So eager was the studio to recreate that Annie magic that they even went to the trouble of borrowing Keel from MGM for the span of this one production. Not that you could tell any of this just by looking at 1953's Calamity Jane...

Click to read more ...

Wednesday
Apr102019

Howard Keel Centennial: "Annie Get Your Gun"

Our Howard Keel Centennial celebration begins. Here's Nathaniel R...

What is the lasting legacy of Hollywood's biggest musical of 1950, Annie Get Your Gun? The best remembered thing about it may well be its place in Judy Garland's storied career; she was infamously fired well into production, marking in some ways the nadir of her career, and fueling the mythology of that comeback of all comebacks with A Star is Born (1954) after a four year absence from the big screen. But that's not the movie as it exists today, only what could have been. And "could have beens" are many with this troubled production which lost its original star (Judy), its first two directors (Busby Berkeley and Charles Walters) and one key supporting cast member (Frank Morgan as Buffalo Bill, who died after filming began) on its way to its final cut.

The first shot of Howard Keel in "Annie Get Your Gun"

Though "Annie Get Your Gun" has had a long healthy life on stages, big and small (including three Broadway runs: 1946-1949, 1966, and 1999-2001) it's most lasting cinematic contribution is the introduction of Howard Keel as a leading man...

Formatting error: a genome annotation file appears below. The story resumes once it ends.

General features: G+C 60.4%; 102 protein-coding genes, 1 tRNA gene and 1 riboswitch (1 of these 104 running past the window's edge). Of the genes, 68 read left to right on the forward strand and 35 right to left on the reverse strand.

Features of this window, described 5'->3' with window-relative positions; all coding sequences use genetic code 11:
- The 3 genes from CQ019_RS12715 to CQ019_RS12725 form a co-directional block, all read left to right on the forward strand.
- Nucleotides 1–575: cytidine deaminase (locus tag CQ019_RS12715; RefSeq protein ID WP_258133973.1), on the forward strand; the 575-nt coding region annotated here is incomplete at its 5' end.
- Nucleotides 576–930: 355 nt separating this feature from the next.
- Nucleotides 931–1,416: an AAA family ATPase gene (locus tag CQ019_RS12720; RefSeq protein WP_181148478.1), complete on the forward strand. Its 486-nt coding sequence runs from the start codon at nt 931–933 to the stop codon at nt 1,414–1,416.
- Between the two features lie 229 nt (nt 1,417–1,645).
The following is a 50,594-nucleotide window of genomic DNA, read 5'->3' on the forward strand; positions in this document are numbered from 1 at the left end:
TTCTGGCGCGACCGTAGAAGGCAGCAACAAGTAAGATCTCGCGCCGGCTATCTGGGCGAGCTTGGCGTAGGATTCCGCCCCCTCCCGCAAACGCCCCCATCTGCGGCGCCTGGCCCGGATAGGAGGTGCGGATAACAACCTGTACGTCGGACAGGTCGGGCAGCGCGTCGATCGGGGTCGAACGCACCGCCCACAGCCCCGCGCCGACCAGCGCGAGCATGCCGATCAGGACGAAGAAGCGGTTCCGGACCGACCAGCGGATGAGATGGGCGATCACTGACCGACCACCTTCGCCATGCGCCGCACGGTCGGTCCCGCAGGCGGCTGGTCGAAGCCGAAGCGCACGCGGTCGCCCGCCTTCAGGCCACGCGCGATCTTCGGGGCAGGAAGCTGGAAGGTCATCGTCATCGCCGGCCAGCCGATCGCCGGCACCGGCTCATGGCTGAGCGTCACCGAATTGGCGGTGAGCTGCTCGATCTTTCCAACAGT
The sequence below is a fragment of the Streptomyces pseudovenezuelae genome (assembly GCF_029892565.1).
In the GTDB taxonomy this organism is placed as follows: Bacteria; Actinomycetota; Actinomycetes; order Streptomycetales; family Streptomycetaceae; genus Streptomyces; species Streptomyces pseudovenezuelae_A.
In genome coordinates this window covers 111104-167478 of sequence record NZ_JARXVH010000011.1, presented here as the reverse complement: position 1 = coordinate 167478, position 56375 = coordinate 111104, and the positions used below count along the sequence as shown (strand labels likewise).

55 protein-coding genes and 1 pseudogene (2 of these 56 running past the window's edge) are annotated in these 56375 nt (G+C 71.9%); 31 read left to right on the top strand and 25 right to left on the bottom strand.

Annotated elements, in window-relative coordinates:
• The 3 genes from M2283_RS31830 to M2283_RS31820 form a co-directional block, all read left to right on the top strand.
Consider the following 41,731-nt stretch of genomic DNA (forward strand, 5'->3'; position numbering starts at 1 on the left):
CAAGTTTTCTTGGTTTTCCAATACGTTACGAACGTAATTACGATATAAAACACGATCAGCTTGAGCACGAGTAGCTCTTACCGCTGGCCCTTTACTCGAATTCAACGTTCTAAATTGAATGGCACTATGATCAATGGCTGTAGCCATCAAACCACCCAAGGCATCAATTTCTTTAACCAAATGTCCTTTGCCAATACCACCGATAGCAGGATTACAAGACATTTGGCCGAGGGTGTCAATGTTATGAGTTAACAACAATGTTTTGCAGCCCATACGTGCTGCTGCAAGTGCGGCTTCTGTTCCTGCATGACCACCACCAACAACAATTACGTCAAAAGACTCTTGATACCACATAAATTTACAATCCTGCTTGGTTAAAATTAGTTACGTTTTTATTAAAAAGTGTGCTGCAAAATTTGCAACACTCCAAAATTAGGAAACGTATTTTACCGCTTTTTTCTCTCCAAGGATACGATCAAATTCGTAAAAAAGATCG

Click to read more ...

Thursday
Nov152018

Months of Meryl: The Homesman (2014)

John and Matthew are watching every single live-action film starring Meryl Streep. 


#46 —Altha Carter, a minister’s wife who gives comfort to three disturbed women.
 

JOHN: The Homesman is one of the best films Meryl Streep has ever had the good fortune to be in, and yet, she’s on screen for no more than five minutes. Set circa 1850 in the Nebraska territory, Tommy Lee Jones’ adaptation of Glendon Swarthout’s novel is a gorgeous and unsettling theatrical follow-up to his 2005 stunner The Three Burials of Melquiades Estrada.

Hilary Swank stars as Mary Bee Cuddy, a self-sufficient spinster who volunteers to transport three insane women from their town to a church in Hebron, Iowa that cares for mentally ill patients...

Click to read more ...